Mid-Century Modern Architecture Close to Home – Part 1.

by Amy Collier

Unmarked office building, c. 1950s
Part of a small complex of structures originally built
by a local developer for a major oil company

Unmarked office building, c. 1950s
Steel clad tiles, decorative concrete brick screen

Unmarked office building, c. 1950s
Steel clad tiles, decorative concrete brick screen

Bank building, c. 1950s/60s
Concrete, granite, glass, metal
Architect unknown
. . . . . . . . . . . . . . . . . . . .

Editor’s note:
This has been at least three different banks over the years, fortunately all locally run. When I was a child my father’s office was on the top floor. Looking out the floor to ceiling windows through the massive elliptical concrete screen was a real fascination at a young age.

Bank building, c. 1950s/60s
Concrete, granite, glass, metal

Pioneer Drive Baptist Church, 1968
Architect unknown
Stone, brick, glass
. . . . . . . . . . . . . . . . . . . .

Editor’s note:
I particularly admire the graphic nature of this building including the bold arrows pointing heavenward, elements carried throughout the entire design.

Pioneer Drive Baptist Church, 1968
Stone, brick, glass

Pioneer Drive Baptist Church, 1968
Stone, brick, glass

Pioneer Drive Baptist Church, 1968
Stone, brick, glass

City Hall, c. 1950s/60s
Concrete, granite, rock, glass, metal
Architect unknown

City Hall, c. 1950s/60s
Concrete, granite, rock, glass, metal

City Hall, c. 1950s/60s
Concrete, granite, rock, glass, metal

Downtown Public Library, c. 1950s
Tile, stone, metal, concrete, glass
Architect unknown

Downtown Public Library, c. 1950s
Tile, stone, metal, concrete, glass

Devonian Building, c. 1950s
Brick, concrete decorative tiles, glass
Part of a small complex of structures originally built
by a local developer for one of the major oil companies
. . . . . . . . . . . . . . . . . . . .

Editor’s note:
This is where my 90 year father continues to office after several years. The interior definitely takes you back in time including the large scale mid-century textile wall pieces hanging in the brick stairwell, not to mention the musty aroma. It’s perfect.

Permian Building, c. 1950s
Brick, concrete decorative tiles, glass
Part of a small complex of structures originally built
by a local developer for one of the major oil companies

Permian Building, c. 1950s
Concrete decorative tiles

Permian Building, c. 1950s
Brick, tile, glass
Part of a small complex of structures originally built
by a local developer for one of the major oil companies

[ All images © Amy Collier ]
. . . . . . . . . . . . . . . . . . . . . . . . . . . . . . . . . . . . . . .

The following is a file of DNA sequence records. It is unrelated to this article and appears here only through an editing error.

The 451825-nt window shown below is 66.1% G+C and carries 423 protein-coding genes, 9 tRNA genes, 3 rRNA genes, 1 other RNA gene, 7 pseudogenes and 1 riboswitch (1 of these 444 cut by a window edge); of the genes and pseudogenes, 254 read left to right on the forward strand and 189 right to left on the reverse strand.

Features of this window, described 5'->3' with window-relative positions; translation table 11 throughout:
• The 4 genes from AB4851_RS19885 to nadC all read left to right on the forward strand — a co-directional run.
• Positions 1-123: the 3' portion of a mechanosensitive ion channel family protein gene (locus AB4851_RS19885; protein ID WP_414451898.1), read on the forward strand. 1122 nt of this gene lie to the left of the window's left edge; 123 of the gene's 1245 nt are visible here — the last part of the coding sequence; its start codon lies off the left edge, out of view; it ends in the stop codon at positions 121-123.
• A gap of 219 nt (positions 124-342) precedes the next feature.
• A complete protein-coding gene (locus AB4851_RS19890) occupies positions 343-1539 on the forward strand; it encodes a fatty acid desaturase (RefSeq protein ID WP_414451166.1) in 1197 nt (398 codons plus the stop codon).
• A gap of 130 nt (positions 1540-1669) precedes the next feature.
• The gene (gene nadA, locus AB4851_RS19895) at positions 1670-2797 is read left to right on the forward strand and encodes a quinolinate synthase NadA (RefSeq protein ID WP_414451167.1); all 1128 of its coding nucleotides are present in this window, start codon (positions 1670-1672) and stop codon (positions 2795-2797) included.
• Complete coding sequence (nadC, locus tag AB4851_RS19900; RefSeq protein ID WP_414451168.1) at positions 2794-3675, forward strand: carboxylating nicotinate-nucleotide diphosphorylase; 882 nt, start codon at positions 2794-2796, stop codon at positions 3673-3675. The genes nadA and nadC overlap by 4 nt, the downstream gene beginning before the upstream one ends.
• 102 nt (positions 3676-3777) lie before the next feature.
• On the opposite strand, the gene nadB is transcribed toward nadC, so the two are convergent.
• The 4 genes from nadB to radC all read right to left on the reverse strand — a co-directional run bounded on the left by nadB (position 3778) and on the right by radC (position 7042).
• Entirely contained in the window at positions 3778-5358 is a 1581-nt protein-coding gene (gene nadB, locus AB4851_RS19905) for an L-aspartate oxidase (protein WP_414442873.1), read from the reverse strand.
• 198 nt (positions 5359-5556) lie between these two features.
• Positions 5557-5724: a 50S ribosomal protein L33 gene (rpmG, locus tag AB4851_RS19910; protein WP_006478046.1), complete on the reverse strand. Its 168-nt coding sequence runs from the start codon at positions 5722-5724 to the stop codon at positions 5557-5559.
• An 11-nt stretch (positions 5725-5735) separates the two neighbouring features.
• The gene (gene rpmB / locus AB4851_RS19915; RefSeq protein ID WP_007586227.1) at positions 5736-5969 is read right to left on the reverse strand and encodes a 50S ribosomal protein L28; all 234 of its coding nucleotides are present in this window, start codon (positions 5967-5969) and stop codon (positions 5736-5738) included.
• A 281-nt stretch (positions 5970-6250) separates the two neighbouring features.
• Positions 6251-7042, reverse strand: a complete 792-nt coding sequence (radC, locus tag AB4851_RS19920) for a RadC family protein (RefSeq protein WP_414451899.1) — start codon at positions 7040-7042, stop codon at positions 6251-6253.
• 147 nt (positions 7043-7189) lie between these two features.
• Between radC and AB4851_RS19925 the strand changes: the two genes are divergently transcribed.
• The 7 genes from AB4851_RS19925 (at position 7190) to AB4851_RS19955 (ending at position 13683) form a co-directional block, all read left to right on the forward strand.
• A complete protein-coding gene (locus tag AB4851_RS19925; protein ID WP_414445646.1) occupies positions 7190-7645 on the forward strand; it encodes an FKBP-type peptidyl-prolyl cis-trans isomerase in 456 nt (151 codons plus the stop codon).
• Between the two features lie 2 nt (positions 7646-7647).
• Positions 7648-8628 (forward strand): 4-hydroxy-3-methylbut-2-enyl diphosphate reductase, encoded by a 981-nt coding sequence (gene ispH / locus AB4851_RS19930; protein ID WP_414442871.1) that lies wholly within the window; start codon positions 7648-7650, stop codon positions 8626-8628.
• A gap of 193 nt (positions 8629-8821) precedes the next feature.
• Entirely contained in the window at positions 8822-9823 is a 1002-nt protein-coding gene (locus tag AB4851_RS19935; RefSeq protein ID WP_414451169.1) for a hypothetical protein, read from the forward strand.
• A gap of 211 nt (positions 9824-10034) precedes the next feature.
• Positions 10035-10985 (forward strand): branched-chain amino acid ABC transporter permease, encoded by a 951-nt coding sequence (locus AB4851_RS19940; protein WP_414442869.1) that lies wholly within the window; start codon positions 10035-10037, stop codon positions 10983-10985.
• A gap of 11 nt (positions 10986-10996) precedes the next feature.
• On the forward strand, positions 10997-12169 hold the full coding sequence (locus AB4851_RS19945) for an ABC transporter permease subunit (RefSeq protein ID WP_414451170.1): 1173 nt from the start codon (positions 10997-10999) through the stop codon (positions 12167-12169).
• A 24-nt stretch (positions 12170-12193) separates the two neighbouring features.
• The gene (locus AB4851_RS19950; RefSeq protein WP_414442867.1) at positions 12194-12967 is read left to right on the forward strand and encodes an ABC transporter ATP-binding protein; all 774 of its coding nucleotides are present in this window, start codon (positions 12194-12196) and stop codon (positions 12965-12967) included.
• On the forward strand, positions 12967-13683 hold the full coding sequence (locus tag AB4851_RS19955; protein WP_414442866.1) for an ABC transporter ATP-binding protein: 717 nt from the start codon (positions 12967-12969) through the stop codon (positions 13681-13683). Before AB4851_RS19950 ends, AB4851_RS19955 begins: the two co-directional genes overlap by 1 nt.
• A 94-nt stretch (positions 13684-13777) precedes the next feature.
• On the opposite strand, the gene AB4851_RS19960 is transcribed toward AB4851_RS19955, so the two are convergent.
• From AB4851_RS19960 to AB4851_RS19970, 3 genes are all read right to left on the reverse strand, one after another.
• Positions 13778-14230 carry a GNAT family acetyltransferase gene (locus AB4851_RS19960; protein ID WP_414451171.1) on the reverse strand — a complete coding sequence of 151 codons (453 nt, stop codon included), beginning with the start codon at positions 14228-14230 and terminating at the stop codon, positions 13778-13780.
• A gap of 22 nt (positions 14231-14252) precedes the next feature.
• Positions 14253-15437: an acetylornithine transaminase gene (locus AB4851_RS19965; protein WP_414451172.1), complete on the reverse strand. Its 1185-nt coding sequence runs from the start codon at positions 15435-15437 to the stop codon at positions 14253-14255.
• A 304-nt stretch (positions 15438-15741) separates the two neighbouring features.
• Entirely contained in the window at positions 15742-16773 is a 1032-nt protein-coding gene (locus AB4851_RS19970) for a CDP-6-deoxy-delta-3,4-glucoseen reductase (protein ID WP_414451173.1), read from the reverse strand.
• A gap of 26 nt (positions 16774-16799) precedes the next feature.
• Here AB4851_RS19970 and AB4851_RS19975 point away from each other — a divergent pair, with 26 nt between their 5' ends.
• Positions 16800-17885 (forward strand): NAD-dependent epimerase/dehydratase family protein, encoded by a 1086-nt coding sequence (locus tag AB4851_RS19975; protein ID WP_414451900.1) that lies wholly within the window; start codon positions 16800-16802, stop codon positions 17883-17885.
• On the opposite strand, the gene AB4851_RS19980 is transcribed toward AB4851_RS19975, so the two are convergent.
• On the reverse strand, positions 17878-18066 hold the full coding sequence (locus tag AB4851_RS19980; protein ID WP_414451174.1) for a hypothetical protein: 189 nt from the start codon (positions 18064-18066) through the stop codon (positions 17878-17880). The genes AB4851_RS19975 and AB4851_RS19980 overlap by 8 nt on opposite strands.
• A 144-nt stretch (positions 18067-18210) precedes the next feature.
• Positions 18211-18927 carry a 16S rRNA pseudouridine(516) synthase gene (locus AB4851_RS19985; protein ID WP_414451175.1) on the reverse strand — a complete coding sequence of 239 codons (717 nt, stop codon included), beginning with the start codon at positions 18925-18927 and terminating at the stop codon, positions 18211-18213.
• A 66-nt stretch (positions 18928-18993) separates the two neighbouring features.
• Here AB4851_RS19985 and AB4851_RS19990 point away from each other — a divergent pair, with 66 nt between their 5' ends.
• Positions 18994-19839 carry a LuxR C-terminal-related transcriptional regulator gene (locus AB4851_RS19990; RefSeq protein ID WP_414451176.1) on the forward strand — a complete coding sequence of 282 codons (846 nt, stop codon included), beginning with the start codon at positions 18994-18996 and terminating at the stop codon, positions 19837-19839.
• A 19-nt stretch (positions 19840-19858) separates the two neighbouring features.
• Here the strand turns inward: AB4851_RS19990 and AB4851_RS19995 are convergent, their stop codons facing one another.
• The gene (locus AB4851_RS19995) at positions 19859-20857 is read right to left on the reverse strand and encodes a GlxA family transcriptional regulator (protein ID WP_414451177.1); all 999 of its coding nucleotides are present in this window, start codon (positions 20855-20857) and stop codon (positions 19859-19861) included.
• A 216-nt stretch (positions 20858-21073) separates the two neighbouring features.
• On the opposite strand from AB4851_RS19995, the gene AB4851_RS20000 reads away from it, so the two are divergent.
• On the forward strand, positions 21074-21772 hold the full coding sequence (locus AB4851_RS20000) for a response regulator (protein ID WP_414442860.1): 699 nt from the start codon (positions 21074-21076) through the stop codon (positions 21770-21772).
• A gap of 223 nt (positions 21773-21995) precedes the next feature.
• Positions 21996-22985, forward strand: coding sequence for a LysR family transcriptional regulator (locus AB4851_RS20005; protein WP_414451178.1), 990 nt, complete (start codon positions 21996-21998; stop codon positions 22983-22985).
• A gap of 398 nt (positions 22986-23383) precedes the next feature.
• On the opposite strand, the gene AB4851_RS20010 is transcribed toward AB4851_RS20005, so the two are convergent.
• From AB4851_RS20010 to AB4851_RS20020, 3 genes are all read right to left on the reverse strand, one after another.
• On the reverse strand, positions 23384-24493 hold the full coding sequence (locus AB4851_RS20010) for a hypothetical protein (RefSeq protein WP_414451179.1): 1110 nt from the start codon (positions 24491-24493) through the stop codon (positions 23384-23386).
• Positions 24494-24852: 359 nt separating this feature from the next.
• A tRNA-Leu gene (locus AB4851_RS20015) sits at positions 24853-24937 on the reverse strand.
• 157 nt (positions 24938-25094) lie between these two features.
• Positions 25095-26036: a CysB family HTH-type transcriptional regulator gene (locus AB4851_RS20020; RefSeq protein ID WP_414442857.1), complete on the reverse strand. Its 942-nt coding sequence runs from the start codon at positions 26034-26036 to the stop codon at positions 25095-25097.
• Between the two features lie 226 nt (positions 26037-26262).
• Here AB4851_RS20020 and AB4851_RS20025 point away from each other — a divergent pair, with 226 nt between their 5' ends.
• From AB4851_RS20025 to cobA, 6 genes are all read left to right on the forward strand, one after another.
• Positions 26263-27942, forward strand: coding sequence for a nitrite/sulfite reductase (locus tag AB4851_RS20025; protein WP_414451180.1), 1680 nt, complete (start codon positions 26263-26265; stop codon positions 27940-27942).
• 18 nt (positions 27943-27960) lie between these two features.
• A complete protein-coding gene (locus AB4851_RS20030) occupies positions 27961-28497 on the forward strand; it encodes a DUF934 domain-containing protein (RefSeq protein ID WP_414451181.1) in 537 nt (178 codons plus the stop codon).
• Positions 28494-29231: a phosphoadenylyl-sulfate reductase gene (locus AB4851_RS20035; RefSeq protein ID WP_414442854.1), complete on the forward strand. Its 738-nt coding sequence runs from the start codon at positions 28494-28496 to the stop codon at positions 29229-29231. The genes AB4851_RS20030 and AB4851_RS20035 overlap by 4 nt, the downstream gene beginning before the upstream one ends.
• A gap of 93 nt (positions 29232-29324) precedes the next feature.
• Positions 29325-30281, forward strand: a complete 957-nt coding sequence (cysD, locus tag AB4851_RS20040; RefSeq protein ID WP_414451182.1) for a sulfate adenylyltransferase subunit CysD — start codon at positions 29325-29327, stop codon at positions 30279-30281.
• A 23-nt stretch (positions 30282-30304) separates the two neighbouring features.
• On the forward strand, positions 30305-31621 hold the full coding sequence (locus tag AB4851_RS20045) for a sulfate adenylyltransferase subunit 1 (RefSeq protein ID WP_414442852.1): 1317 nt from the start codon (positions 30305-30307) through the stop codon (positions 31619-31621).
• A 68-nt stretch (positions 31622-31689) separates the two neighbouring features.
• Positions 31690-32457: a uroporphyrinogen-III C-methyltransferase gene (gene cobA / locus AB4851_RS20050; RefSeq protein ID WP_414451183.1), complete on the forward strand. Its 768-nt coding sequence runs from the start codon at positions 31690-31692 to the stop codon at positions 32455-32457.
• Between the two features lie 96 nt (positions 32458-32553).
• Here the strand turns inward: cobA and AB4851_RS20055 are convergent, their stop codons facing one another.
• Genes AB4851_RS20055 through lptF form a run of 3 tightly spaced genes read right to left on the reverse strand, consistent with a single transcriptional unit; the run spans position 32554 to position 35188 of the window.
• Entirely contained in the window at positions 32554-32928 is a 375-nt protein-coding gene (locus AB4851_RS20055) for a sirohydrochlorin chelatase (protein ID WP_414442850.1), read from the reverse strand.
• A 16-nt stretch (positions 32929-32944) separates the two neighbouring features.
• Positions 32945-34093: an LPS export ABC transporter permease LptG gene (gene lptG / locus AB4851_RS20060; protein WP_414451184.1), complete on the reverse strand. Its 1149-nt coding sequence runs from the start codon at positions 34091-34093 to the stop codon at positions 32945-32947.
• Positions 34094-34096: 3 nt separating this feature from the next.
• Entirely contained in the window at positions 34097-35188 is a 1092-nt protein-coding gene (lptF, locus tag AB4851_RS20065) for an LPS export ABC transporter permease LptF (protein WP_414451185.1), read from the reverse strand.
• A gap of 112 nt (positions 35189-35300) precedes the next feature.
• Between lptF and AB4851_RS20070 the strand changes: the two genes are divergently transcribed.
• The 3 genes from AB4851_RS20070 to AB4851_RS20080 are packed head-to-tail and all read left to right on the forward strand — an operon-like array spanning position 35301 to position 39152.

As mentioned in my prior post, I am visiting my home town for longer than expected following the holidays. Time is minimal and I am on a rather short tether due to the medical needs at hand. However, while running errands I decided to try to do something I had been meaning to for some time and that is to document a portion of the many relics of mid century modern architecture that pepper the city here. It initially began with photos of my father’s very 1950s office building and morphed out from there.

I grew up in west Texas and the 1950s and a portion of the 1960s were banner years locally with much growth due to a large oil boom in the region. The style of the buildings reflect this optimism. It is fortunate that being a smaller city these structures have withstood the test of time generally in much better fashion than many in the larger urban areas; many have been spared being demolished by developers and city planners or altered beyond recognition in the name of something bigger and better, aka ‘progress’.  Largely, these commercial, public and municipal buildings are maintained, occupied and the people inside are conducting business daily.

Some of these structures are ubiquitous and/or understated, some even bordering on the mundane. Others are less so as evidenced in future posts. But all display lovely traits that often are not immediately apparent at a drive by glance. I was pleased to step up closer to these buildings and discover design elements and details I had never noticed before. Some buildings caught my eye strictly due to their graphic attributes.

In the months ahead I hope to share more found MCM architectural bits from my travels and closer to home. You will find a portion of these images here on AQ-V plus these photos and more in larger format on flickr. Possibly you have quality photos of MCM buildings and details from your own stomping grounds you would like to share with our readers. We’d love to see them.

–Amy

 

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